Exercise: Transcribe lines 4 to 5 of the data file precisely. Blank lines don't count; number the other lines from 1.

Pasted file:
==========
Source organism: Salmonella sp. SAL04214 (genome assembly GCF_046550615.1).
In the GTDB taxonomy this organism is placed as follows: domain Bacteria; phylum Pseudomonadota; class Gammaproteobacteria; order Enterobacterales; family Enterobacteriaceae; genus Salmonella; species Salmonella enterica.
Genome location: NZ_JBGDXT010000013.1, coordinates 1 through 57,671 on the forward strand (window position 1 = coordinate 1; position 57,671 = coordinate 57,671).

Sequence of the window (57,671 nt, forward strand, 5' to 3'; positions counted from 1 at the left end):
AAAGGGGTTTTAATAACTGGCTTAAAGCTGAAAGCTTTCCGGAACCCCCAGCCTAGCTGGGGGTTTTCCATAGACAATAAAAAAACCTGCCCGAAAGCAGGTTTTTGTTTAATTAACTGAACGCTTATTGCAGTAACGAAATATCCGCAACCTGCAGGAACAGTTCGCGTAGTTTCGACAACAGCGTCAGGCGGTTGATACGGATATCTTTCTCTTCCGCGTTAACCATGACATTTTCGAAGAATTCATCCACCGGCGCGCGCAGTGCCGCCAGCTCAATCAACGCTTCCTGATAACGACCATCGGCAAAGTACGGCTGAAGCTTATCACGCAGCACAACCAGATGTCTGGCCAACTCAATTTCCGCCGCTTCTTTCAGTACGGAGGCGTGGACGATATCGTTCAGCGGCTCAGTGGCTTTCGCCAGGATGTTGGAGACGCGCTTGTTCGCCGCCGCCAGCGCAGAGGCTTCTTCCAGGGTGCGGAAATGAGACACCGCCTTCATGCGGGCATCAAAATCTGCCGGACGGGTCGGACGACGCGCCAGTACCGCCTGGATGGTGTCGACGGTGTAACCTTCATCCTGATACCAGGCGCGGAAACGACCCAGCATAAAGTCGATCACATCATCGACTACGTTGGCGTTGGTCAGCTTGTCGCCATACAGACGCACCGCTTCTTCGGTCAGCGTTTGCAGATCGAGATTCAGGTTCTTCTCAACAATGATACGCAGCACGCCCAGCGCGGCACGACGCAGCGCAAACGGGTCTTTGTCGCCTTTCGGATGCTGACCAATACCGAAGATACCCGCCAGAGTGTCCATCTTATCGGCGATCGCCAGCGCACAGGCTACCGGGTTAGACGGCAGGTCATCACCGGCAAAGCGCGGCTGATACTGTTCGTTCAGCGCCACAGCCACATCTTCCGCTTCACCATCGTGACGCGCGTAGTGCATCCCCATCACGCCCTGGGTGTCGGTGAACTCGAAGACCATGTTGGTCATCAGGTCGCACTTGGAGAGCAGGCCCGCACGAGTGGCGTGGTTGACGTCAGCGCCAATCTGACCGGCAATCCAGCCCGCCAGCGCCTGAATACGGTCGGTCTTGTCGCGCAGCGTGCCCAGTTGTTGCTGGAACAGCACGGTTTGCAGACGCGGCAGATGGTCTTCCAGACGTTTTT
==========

Sequence of the window (57,671 nt, forward strand, 5' to 3'; positions counted from 1 at the left end):
AAAGGGGTTTTAATAACTGGCTTAAAGCTGAAAGCTTTCCGGAACCCCCAGCCTAGCTGGGGGTTTTCCATAGACAATAAAAAAACCTGCCCGAAAGCAGGTTTTTGTTTAATTAACTGAACGCTTATTGCAGTAACGAAATATCCGCAACCTGCAGGAACAGTTCGCGTAGTTTCGACAACAGCGTCAGGCGGTTGATACGGATATCTTTCTCTTCCGCGTTAACCATGACATTTTCGAAGAATTCATCCACCGGCGCGCGCAGTGCCGCCAGCTCAATCAACGCTTCCTGATAACGACCATCGGCAAAGTACGGCTGAAGCTTATCACGCAGCACAACCAGATGTCTGGCCAACTCAATTTCCGCCGCTTCTTTCAGTACGGAGGCGTGGACGATATCGTTCAGCGGCTCAGTGGCTTTCGCCAGGATGTTGGAGACGCGCTTGTTCGCCGCCGCCAGCGCAGAGGCTTCTTCCAGGGTGCGGAAATGAGACACCGCCTTCATGCGGGCATCAAAATCTGCCGGACGGGTCGGACGACGCGCCAGTACCGCCTGGATGGTGTCGACGGTGTAACCTTCATCCTGATACCAGGCGCGGAAACGACCCAGCATAAAGTCGATCACATCATCGACTACGTTGGCGTTGGTCAGCTTGTCGCCATACAGACGCACCGCTTCTTCGGTCAGCGTTTGCAGATCGAGATTCAGGTTCTTCTCAACAATGATACGCAGCACGCCCAGCGCGGCACGACGCAGCGCAAACGGGTCTTTGTCGCCTTTCGGATGCTGACCAATACCGAAGATACCCGCCAGAGTGTCCATCTTATCGGCGATCGCCAGCGCACAGGCTACCGGGTTAGACGGCAGGTCATCACCGGCAAAGCGCGGCTGATACTGTTCGTTCAGCGCCACAGCCACATCTTCCGCTTCACCATCGTGACGCGCGTAGTGCATCCCCATCACGCCCTGGGTGTCGGTGAACTCGAAGACCATGTTGGTCATCAGGTCGCACTTGGAGAGCAGGCCCGCACGAGTGGCGTGGTTGACGTCAGCGCCAATCTGACCGGCAATCCAGCCCGCCAGCGCCTGAATACGGTCGGTCTTGTCGCGCAGCGTGCCCAGTTGTTGCTGGAACAGCACGGTTTGCAGACGCGGCAGATGGTCTTCCAGACGTTTTT